Sensor-wise, on the Apple Watch Series 7 you’re looking at blood oxygen monitoring, ECG readings, sleep tracking, a heartbeat monitor, a pedometer and fall detection.
The Galaxy Watch4 has had a bit of an upgrade in the health and fitness department this time around. A new BioActive sensor can measure heart rate, body fat percentage and body composition. It can also track your sleep, take an ECG and monitor your blood pressure from your wrist.
This makes both the Apple Watch Series 7 and Galaxy Watch4 pretty on par with health and fitness features. The GalaxyWatch4 packs a bit of an extra punch with its body composition measurements, so if that’s what you’re after in a watch, this one is worth considering.
Battery-wise, the Samsung claims the Galaxy Watch4 gets up to 40 hours of battery life whereas the Series 7 Apple Watch only makes it to 18.
The Apple Watch’s battery life has always been a sticking point, particularly as more people wear their watches overnight to track sleep. One thing Apple has done is increase the fast charging capabilities of the Series 7 with a new cable, but it’s still hard to hold a candle to the 40 hours of the Galaxy Watch4.
When it comes to price, there’s a pretty stark difference between the two smartwatches.
The 40mm Bluetooth edition of the Galaxy Watch4 starts at $399, with the 44mm beginning at $449.
The Apple Watch Series 7 Bluetooth versions start at $599 for the 41mm and $649 for the 45mm.
As far as I can see, both are quality smartwatches, so I’m unclear why the Series 7 watch is $200 more than the Galaxy Watch4 apart from the fact that it’s Apple.
The Samsung Galaxy Watch4 is a good watch for an even better price, but if you’re an Apple simp who loves the brand, that extra few hundred may be worth it.
I’ve honestly been impressed with both Samsung’s Galaxy Watch4 and the Apple Watch Series 7. If you’re a newbie coming into the smartwatch market, there are more pros than cons to both.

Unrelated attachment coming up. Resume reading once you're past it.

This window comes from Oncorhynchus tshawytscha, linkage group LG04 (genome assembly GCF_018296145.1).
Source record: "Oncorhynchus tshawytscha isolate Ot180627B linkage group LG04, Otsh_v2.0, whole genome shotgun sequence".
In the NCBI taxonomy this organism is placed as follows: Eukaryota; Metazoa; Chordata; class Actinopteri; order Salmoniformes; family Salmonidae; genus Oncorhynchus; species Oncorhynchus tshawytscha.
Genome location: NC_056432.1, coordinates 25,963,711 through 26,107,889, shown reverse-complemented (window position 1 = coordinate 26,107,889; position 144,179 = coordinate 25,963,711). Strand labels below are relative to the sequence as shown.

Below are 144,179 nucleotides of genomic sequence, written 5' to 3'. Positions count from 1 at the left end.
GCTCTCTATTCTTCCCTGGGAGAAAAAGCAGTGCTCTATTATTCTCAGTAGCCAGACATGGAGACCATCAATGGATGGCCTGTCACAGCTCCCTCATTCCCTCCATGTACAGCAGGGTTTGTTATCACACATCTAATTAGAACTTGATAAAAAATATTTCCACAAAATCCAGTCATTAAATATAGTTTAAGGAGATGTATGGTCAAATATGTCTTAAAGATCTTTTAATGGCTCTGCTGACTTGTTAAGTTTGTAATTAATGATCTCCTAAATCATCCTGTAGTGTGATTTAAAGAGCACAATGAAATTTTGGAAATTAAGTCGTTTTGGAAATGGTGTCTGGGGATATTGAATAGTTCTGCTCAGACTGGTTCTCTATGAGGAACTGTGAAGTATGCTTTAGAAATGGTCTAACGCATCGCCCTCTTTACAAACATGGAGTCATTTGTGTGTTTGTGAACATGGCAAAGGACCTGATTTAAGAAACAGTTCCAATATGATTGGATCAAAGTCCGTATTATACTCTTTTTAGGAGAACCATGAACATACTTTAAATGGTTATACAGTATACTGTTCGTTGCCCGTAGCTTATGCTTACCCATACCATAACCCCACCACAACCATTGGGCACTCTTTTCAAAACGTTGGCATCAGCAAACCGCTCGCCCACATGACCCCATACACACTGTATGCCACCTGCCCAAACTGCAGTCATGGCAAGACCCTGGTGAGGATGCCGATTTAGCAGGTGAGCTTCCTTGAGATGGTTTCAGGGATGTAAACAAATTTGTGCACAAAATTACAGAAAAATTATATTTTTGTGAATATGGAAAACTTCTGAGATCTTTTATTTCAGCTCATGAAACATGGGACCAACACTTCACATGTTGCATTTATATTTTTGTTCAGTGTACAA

The Samsung Galaxy Watch4 has Apple’s Series 7 beat in terms of price and battery life, but both have very similar health and fitness tracking features.
If you’re coming to your decision on design alone, the Galaxy Watch4 looks more like a traditional watch. You can even invest in the more expensive Classic version of the Watch4 which will simulate the design of a wristwatch even more.
While the Apple Watch Series 7 has had a huge display improvement upon previous generations, the circular design of the Galaxy Watch 4 just looks nicer.
Another big factor for making this decision is your brand. If you’re ingrained with Android or iOS devices, you’re going to find a watch in those same systems easier to use. It’s hard to deny that integration is smoother and software is easier to adapt to when all your devices are in the same ecosystem.
So which one would I choose?
Well, I’m an Apple person and I’ve been incredibly happy with my Apple watch for years now, even more so with the Series 7. But I can’t deny that I really enjoyed using the Galaxy Watch4, almost as much as I enjoyed using Samsung’s foldable phones. Could this turn me to the Samsung side? Send help.
If you’re after a smartwatch for nifty health features, integration with your phone and, y’know, to tell the time, both the Apple Watch Series 7 and Galaxy Watch4 will serve you well.